• Benzathine penicillin G should be administered at 1-week intervals for 3 weeks to patients in whom CSF examination does not confirm the diagnosis of neurosyphilis (AIII)

Neurosyphilis

  • Neurosyphilis should be treated with aqueous penicillin G for 10 to 14 days (AII).
  • If a patient has signs or symptoms consistent with neurosyphilis, and repeat CSF examination is consistent with CNS involvement and cannot be attributable to other ongoing illness, re-treatment for neurosyphilis is recommended (AIII);
  • Re-treatment of neurosyphilis should be considered if the CSF white blood cell count has not decreased 6 months after completion of treatment or if the CSF white blood cell count or protein is not normal 2 years after treatment (BIII).

For All Syphilis

Rating of Recommendations: A = Strong; B = Moderate; C = Optional
Rating of Evidence: I = One or more randomized trials in children with clinical outcomes and/or validated endpoints; I* = One or more randomized trials in adults with clinical outcomes and/or validated laboratory endpoints with accompanying data in children from one or more well-designed, nonrandomized trials or observational cohort studies with long-term clinical outcomes; II = One or more well-designed, nonrandomized trials or observational cohort studies in children† with long-term outcomes; II* = One or more well-designed, nonrandomized trials or observational studies in adults with long-term clinical outcomes with accompanying data in children from one or more similar nonrandomized trials or cohort studies with clinical outcome data; III = Expert opinion

Studies that include children or children/adolescents, but not studies limited to post-pubertal adolescents

Dosing Recommendations for Prevention and Treatment of Syphilis
Preventive Regimen 
Indication First Choice Alternative Comments/Special Issues
Primary Prophylaxis
N/A
N/A
Primary Prophylaxis Indicated for:
  • N/A
Criteria for Discontinuing Primary Prophylaxis:
  • N/A
Criteria for Restarting Primary Prophylaxis:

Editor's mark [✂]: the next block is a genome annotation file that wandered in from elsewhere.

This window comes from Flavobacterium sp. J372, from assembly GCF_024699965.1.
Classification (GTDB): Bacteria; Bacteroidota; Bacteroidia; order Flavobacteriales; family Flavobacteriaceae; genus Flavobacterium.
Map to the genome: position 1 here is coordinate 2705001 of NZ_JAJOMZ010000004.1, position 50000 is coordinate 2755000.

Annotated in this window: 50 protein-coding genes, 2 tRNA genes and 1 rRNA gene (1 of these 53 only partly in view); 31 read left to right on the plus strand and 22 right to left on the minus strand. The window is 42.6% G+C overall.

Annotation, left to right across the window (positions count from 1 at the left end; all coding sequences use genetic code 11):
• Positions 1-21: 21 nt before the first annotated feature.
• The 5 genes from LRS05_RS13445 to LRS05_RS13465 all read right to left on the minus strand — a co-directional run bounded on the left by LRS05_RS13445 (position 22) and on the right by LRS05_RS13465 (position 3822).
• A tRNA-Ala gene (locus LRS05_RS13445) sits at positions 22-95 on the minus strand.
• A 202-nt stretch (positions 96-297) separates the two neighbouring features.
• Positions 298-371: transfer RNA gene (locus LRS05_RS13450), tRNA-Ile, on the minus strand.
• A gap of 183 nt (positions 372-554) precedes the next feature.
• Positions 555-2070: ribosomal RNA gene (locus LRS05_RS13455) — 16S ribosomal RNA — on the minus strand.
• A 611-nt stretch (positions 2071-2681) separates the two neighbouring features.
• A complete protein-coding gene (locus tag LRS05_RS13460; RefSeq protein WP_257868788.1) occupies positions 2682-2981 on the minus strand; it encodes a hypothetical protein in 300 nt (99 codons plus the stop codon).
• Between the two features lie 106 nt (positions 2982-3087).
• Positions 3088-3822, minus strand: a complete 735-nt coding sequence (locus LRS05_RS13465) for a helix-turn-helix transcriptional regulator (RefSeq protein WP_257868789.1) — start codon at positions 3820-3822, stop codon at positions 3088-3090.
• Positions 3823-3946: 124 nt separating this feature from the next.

• N/A
Secondary Prophylaxis
N/A N/A Secondary Prophylaxis Indicated:
  • N/A
Criteria For Discontinuing Secondary Prophylaxis
  • N/A
Criteria For Restarting Secondary Prophylaxis
  • N/A
Treatment Congenital
Proven or Highly Probable Disease:
  • Aqueous crystalline penicillin G 100,000–150,000 units/kg body weight per day, administered as 50,000 units/kg body weight per dose IV every 12 hours for the first 7 days of life, and then every 8 hours for 10 days 
  • If diagnosed after 1 month of age, aqueous penicillin G 200,000–300,000 unit/kg body weight per day, administered as 50,000 units/kg body weight per dose IV every 4–6 hours (maximum 18–24 million units per day) for 10 days
Possible Disease:
  • Treatment options are influenced by several factors, including maternal treatment, titer, and response to therapy; and infant physical exam, titer, and test results. Scenarios that include variations of these factors are described and treatment recommendations are provided in detail on pages 36–37 of the Centers for Disease Control STD Treatment Guidelines, 2010

Acquired:
Early Stage (Primary, Secondary, Early Latent):

  • Benzathine penicillin 50,000 units/kg body weight (maximum 2.4 million units) IM for 1 dose
Late Latent:
  • Benzathine penicillin 50,000 units/kg body weight (maximum 2.4 million units) IM once weekly for 3 doses 
Neurosyphilis (Including Ocular):
  • Aqueous penicillin G 200,000–300,000 units/kg body weight per day administered as 50,000 units/kg body weight per dose IV every 4–6 hours (maximum 18–24 million units per day) for 10–14 days
Congenital
Proven or Highly Probable Disease (Less Desirable if CNS Involvement):
  • Procaine penicillin G 50,000 units/kg body weight IM once daily for 10 days 
Possible Disease:
  • Treatment options are influenced by several factors, including maternal treatment, titer, and response to therapy; and infant physical exam, titer, and test results. Scenarios that include variations of these factors are described and treatment recommendations are provided in detail on pages 36–37 of the Centers for Disease Control STD Treatment Guidelines, 2010
For treatment of congenital syphilis, repeat the entire course of treatment if >1 day of treatment is missed. 

Examinations and serologic testing for children with congenital syphilis should occur every 2–3 months until the test becomes non-reactive or there is a fourfold decrease in titer. Children with increasing titers or persistently positive titers (even if low levels) at ages 6–12 months should be evaluated and considered for re-treatment.

In the setting of maternal and possible infant HIV infection, the more conservative choices among scenario-specific treatment options may be preferable.

Children and adolescents with acquired syphilis should have clinical and serologic response monitored at 3, 6, 9, 12, and 24 months after therapy.
Key to Acronyms: CDC = Centers for Disease Control and Prevention; IM = intramuscular; IV = intravenous; STD = sexually transmitted disease